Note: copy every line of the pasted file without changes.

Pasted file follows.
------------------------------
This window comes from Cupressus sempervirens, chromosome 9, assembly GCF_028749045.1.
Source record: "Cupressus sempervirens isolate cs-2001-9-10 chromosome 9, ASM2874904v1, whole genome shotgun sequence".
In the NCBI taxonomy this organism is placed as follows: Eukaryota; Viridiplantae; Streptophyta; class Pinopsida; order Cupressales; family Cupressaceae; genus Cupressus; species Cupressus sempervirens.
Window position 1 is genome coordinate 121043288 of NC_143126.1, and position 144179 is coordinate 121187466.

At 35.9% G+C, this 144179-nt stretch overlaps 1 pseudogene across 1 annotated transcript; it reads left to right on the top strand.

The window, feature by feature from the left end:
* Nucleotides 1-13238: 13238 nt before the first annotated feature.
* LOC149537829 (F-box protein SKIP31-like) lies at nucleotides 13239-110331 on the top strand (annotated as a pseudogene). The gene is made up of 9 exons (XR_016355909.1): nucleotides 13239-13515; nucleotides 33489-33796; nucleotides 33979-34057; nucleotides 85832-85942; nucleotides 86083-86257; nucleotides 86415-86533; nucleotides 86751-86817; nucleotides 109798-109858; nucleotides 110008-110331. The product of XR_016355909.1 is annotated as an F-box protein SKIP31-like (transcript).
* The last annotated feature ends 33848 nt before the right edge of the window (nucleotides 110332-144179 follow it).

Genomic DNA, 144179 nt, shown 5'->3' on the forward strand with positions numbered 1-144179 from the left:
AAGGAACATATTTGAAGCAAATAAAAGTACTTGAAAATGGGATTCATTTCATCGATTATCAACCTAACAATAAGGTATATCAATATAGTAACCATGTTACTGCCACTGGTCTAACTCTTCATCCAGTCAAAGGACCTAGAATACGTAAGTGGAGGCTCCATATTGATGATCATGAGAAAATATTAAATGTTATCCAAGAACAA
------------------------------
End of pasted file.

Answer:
This window comes from Cupressus sempervirens, chromosome 9, assembly GCF_028749045.1.
Source record: "Cupressus sempervirens isolate cs-2001-9-10 chromosome 9, ASM2874904v1, whole genome shotgun sequence".
In the NCBI taxonomy this organism is placed as follows: Eukaryota; Viridiplantae; Streptophyta; class Pinopsida; order Cupressales; family Cupressaceae; genus Cupressus; species Cupressus sempervirens.
Window position 1 is genome coordinate 121043288 of NC_143126.1, and position 144179 is coordinate 121187466.

At 35.9% G+C, this 144179-nt stretch overlaps 1 pseudogene across 1 annotated transcript; it reads left to right on the top strand.

The window, feature by feature from the left end:
* Nucleotides 1-13238: 13238 nt before the first annotated feature.
* LOC149537829 (F-box protein SKIP31-like) lies at nucleotides 13239-110331 on the top strand (annotated as a pseudogene). The gene is made up of 9 exons (XR_016355909.1): nucleotides 13239-13515; nucleotides 33489-33796; nucleotides 33979-34057; nucleotides 85832-85942; nucleotides 86083-86257; nucleotides 86415-86533; nucleotides 86751-86817; nucleotides 109798-109858; nucleotides 110008-110331. The product of XR_016355909.1 is annotated as an F-box protein SKIP31-like (transcript).
* The last annotated feature ends 33848 nt before the right edge of the window (nucleotides 110332-144179 follow it).

Genomic DNA, 144179 nt, shown 5'->3' on the forward strand with positions numbered 1-144179 from the left:
AAGGAACATATTTGAAGCAAATAAAAGTACTTGAAAATGGGATTCATTTCATCGATTATCAACCTAACAATAAGGTATATCAATATAGTAACCATGTTACTGCCACTGGTCTAACTCTTCATCCAGTCAAAGGACCTAGAATACGTAAGTGGAGGCTCCATATTGATGATCATGAGAAAATATTAAATGTTATCCAAGAACAA